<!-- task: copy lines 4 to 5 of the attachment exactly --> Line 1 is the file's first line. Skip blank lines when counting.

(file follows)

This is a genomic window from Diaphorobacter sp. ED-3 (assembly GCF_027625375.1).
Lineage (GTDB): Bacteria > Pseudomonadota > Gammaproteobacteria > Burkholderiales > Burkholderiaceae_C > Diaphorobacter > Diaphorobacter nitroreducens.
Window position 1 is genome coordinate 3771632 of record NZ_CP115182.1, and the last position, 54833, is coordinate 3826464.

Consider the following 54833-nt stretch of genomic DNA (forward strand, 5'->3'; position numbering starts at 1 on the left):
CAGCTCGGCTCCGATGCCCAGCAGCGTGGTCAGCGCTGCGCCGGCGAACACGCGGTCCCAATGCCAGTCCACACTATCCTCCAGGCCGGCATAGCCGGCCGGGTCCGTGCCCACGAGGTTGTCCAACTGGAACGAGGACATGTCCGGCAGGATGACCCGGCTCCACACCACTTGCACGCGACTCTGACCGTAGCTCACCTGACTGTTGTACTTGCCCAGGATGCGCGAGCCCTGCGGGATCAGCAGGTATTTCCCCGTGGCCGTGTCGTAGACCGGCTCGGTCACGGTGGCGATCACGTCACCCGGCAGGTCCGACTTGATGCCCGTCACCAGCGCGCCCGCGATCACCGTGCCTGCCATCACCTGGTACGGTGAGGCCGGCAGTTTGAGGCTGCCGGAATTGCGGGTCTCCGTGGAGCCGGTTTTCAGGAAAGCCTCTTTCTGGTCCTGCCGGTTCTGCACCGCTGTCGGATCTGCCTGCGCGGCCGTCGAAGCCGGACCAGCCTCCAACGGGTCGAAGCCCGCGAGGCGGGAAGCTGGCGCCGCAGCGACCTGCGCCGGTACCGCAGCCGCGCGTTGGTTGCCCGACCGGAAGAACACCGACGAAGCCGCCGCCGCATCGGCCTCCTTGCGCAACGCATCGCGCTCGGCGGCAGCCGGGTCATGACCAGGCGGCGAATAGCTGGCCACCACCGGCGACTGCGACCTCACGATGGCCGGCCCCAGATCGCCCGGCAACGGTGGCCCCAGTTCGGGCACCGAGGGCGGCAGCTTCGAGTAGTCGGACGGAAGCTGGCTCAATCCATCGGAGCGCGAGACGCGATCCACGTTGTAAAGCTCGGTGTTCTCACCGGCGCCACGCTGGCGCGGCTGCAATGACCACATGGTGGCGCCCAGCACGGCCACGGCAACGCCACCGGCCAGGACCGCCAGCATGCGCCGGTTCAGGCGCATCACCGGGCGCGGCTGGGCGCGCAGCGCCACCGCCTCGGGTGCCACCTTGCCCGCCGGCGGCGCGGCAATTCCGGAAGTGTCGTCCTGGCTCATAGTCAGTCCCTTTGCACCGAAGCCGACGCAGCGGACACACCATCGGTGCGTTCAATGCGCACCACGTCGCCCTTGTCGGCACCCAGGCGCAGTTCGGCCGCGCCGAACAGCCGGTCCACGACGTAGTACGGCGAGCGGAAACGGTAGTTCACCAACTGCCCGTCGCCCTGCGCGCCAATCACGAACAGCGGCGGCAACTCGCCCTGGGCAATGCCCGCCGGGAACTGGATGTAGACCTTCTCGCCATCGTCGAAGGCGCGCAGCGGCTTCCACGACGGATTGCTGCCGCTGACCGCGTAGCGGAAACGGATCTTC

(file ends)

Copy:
Consider the following 54833-nt stretch of genomic DNA (forward strand, 5'->3'; position numbering starts at 1 on the left):
CAGCTCGGCTCCGATGCCCAGCAGCGTGGTCAGCGCTGCGCCGGCGAACACGCGGTCCCAATGCCAGTCCACACTATCCTCCAGGCCGGCATAGCCGGCCGGGTCCGTGCCCACGAGGTTGTCCAACTGGAACGAGGACATGTCCGGCAGGATGACCCGGCTCCACACCACTTGCACGCGACTCTGACCGTAGCTCACCTGACTGTTGTACTTGCCCAGGATGCGCGAGCCCTGCGGGATCAGCAGGTATTTCCCCGTGGCCGTGTCGTAGACCGGCTCGGTCACGGTGGCGATCACGTCACCCGGCAGGTCCGACTTGATGCCCGTCACCAGCGCGCCCGCGATCACCGTGCCTGCCATCACCTGGTACGGTGAGGCCGGCAGTTTGAGGCTGCCGGAATTGCGGGTCTCCGTGGAGCCGGTTTTCAGGAAAGCCTCTTTCTGGTCCTGCCGGTTCTGCACCGCTGTCGGATCTGCCTGCGCGGCCGTCGAAGCCGGACCAGCCTCCAACGGGTCGAAGCCCGCGAGGCGGGAAGCTGGCGCCGCAGCGACCTGCGCCGGTACCGCAGCCGCGCGTTGGTTGCCCGACCGGAAGAACACCGACGAAGCCGCCGCCGCATCGGCCTCCTTGCGCAACGCATCGCGCTCGGCGGCAGCCGGGTCATGACCAGGCGGCGAATAGCTGGCCACCACCGGCGACTGCGACCTCACGATGGCCGGCCCCAGATCGCCCGGCAACGGTGGCCCCAGTTCGGGCACCGAGGGCGGCAGCTTCGAGTAGTCGGACGGAAGCTGGCTCAATCCATCGGAGCGCGAGACGCGATCCACGTTGTAAAGCTCGGTGTTCTCACCGGCGCCACGCTGGCGCGGCTGCAATGACCACATGGTGGCGCCCAGCACGGCCACGGCAACGCCACCGGCCAGGACCGCCAGCATGCGCCGGTTCAGGCGCATCACCGGGCGCGGCTGGGCGCGCAGCGCCACCGCCTCGGGTGCCACCTTGCCCGCCGGCGGCGCGGCAATTCCGGAAGTGTCGTCCTGGCTCATAGTCAGTCCCTTTGCACCGAAGCCGACGCAGCGGACACACCATCGGTGCGTTCAATGCGCACCACGTCGCCCTTGTCGGCACCCAGGCGCAGTTCGGCCGCGCCGAACAGCCGGTCCACGACGTAGTACGGCGAGCGGAAACGGTAGTTCACCAACTGCCCGTCGCCCTGCGCGCCAATCACGAACAGCGGCGGCAACTCGCCCTGGGCAATGCCCGCCGGGAACTGGATGTAGACCTTCTCGCCATCGTCGAAGGCGCGCAGCGGCTTCCACGACGGATTGCTGCCGCTGACCGCGTAGCGGAAACGGATCTTC